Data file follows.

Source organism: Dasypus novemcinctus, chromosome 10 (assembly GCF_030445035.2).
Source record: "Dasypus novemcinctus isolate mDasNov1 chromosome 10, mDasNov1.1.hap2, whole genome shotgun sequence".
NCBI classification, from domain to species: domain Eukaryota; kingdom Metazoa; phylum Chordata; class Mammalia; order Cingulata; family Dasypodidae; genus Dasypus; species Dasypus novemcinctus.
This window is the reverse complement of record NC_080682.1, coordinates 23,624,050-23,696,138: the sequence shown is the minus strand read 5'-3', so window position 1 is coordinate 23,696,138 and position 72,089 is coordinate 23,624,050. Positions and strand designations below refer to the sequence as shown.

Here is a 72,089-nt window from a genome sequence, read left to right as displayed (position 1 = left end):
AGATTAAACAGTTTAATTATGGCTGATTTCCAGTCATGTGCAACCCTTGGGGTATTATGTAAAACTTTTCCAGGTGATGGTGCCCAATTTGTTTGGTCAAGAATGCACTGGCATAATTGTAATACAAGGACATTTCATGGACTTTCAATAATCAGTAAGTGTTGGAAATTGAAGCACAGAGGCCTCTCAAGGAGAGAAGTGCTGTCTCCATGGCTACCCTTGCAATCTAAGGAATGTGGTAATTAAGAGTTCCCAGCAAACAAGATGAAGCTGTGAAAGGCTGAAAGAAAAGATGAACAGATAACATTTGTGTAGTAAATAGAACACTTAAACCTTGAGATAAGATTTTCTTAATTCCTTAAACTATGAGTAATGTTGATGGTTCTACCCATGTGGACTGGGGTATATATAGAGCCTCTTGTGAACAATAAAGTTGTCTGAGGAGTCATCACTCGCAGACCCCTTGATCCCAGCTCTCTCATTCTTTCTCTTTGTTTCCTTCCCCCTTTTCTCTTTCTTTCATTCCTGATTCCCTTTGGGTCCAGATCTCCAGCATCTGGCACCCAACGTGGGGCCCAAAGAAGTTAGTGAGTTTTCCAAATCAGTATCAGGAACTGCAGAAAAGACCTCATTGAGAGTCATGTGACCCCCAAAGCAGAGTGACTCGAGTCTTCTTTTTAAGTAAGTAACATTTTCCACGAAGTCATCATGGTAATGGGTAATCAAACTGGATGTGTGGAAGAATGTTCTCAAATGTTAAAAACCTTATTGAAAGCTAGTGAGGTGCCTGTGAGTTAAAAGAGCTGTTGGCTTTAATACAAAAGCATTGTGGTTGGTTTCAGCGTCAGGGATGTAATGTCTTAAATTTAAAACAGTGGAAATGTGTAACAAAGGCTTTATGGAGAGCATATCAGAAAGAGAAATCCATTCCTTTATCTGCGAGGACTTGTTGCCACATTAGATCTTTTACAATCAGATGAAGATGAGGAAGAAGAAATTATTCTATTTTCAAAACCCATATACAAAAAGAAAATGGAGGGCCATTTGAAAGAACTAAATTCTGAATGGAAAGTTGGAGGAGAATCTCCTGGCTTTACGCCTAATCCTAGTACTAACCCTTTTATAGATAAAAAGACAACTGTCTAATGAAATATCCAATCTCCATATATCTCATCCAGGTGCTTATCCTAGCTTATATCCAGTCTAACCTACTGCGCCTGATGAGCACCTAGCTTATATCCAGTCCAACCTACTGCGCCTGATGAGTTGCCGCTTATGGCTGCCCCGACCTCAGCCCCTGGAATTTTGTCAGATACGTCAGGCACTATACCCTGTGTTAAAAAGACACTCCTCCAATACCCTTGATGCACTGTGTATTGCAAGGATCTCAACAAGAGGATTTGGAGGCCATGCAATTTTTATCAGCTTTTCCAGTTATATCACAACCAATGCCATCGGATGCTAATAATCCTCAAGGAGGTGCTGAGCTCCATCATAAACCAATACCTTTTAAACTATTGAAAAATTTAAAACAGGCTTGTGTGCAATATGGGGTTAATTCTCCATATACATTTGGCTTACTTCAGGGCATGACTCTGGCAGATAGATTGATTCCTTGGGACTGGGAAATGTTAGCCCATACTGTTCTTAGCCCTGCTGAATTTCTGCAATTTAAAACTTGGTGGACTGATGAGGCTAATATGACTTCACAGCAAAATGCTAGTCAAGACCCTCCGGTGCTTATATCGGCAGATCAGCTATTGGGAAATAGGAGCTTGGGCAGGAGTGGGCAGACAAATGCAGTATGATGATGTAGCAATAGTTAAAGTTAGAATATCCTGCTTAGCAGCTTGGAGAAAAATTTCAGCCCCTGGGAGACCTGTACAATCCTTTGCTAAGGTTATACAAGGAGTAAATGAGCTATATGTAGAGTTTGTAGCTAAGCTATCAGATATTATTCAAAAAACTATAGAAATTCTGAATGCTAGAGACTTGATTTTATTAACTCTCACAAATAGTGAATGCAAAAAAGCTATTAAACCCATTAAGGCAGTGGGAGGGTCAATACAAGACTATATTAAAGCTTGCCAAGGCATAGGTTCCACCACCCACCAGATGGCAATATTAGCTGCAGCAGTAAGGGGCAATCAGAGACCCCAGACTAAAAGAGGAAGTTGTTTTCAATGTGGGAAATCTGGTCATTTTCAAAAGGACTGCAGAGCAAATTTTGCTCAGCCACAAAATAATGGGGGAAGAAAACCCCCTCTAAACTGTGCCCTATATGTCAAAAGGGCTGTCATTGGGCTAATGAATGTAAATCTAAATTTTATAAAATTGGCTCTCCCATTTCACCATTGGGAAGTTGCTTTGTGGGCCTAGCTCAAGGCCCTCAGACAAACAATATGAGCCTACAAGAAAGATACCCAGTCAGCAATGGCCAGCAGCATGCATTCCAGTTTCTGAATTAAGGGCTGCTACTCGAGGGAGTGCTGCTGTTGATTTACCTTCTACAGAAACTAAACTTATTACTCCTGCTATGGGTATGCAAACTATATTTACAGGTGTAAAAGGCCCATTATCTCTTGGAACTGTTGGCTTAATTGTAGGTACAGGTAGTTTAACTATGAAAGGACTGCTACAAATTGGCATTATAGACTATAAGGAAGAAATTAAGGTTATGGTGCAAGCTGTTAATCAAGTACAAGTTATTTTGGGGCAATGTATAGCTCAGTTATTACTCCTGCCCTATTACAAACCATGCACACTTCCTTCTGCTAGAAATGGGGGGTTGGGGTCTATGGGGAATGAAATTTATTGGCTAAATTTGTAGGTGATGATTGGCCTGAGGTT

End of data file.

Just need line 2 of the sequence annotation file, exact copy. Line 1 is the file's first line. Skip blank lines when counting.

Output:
Source record: "Dasypus novemcinctus isolate mDasNov1 chromosome 10, mDasNov1.1.hap2, whole genome shotgun sequence".